Hostel Part II and Captivity were also not exactly critical faves, but even horror movies that were well-liked by critics failed to gain traction. What happened to Grindhouse and The Mist? Easter and Thanksgiving opening dates, says Roth, noting, "Everyone's with their families. Why did 1408 do so well and why did The Mist not do so well? They're both supernatural horror movies [and both based on Stephen King stories]. I honestly think it's the weekend." Notable among the movies that did hit were Rob Zombie's Halloween, released at the very end of the summer blockbuster season, in August; 30 Days of Night, in October; and Saw IV, on Halloween weekend.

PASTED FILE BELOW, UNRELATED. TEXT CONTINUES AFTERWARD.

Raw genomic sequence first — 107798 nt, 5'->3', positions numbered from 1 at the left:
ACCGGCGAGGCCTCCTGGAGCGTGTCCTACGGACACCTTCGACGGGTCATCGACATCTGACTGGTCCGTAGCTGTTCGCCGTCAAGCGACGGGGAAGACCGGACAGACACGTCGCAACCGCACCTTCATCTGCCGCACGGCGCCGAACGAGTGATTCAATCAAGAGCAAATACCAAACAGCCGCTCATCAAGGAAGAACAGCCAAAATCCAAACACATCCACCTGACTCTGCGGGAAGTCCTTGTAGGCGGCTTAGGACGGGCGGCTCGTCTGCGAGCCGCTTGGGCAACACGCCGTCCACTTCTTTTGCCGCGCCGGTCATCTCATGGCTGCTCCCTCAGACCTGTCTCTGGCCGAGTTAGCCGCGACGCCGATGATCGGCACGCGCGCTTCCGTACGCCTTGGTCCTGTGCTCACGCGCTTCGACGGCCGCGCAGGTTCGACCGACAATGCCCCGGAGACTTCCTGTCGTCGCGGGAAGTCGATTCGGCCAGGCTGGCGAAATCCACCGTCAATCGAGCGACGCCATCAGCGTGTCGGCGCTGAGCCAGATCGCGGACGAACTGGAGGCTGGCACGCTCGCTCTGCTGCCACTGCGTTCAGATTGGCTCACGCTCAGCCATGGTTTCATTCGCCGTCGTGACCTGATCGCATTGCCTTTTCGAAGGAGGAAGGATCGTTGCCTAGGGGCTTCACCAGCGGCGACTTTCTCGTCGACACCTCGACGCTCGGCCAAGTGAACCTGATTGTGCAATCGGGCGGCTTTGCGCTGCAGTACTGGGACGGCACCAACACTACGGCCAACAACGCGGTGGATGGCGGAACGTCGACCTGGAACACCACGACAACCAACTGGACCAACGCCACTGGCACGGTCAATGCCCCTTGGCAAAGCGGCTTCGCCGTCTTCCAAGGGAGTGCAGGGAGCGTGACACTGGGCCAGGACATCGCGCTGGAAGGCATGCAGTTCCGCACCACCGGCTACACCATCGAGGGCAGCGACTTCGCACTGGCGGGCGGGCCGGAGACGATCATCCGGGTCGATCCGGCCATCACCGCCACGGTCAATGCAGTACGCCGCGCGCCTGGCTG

So there's life in the genre yet, as Belofsky is quick to point out: "What happens when a romantic comedy bombs? Are there front-page articles in Variety going, 'Comedies are dead'? It just seems funny to me that a genre that makes millions of dollars for this industry is the quickest one to get panned."
Solomon, however, doesn't explain away the box office downturn as just bad timing or the media's genre bias. He thinks it's time to move away from the current trend of "torture porn"—more realistic horror about bad people who torture and kill—since we're seeing enough of that on the news already. Hinting at his company's future, Solomon suggests that "creature horror movies are probably something that people would be more interested in, because we haven't seen a lot of those, à la Alien, in recent times. So a fresh one like that would probably be accepted very, very well." Stay tuned: Aliens vs. Predator: Requiem opens Christmas Day at a theater near you.